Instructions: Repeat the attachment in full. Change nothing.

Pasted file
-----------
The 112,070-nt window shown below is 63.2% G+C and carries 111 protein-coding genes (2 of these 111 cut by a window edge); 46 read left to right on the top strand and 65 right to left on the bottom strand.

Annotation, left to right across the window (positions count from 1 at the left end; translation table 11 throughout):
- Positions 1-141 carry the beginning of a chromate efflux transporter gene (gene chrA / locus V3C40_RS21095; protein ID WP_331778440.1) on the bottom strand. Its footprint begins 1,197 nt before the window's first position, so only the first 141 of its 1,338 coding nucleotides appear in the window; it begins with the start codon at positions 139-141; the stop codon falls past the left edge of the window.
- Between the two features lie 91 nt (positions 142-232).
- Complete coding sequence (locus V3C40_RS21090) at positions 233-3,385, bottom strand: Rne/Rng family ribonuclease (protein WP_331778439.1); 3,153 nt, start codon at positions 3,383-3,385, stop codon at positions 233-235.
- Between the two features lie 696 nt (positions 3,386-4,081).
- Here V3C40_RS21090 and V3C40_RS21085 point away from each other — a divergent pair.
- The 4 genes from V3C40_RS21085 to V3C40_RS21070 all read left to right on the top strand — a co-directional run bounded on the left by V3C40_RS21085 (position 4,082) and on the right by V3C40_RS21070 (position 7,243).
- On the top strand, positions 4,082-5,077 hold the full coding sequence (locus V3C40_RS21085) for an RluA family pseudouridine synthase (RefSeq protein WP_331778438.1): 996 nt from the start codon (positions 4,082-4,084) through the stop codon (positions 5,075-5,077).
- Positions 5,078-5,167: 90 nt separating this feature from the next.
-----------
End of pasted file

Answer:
The 112,070-nt window shown below is 63.2% G+C and carries 111 protein-coding genes (2 of these 111 cut by a window edge); 46 read left to right on the top strand and 65 right to left on the bottom strand.

Annotation, left to right across the window (positions count from 1 at the left end; translation table 11 throughout):
- Positions 1-141 carry the beginning of a chromate efflux transporter gene (gene chrA / locus V3C40_RS21095; protein ID WP_331778440.1) on the bottom strand. Its footprint begins 1,197 nt before the window's first position, so only the first 141 of its 1,338 coding nucleotides appear in the window; it begins with the start codon at positions 139-141; the stop codon falls past the left edge of the window.
- Between the two features lie 91 nt (positions 142-232).
- Complete coding sequence (locus V3C40_RS21090) at positions 233-3,385, bottom strand: Rne/Rng family ribonuclease (protein WP_331778439.1); 3,153 nt, start codon at positions 3,383-3,385, stop codon at positions 233-235.
- Between the two features lie 696 nt (positions 3,386-4,081).
- Here V3C40_RS21090 and V3C40_RS21085 point away from each other — a divergent pair.
- The 4 genes from V3C40_RS21085 to V3C40_RS21070 all read left to right on the top strand — a co-directional run bounded on the left by V3C40_RS21085 (position 4,082) and on the right by V3C40_RS21070 (position 7,243).
- On the top strand, positions 4,082-5,077 hold the full coding sequence (locus V3C40_RS21085) for an RluA family pseudouridine synthase (RefSeq protein WP_331778438.1): 996 nt from the start codon (positions 4,082-4,084) through the stop codon (positions 5,075-5,077).
- Positions 5,078-5,167: 90 nt separating this feature from the next.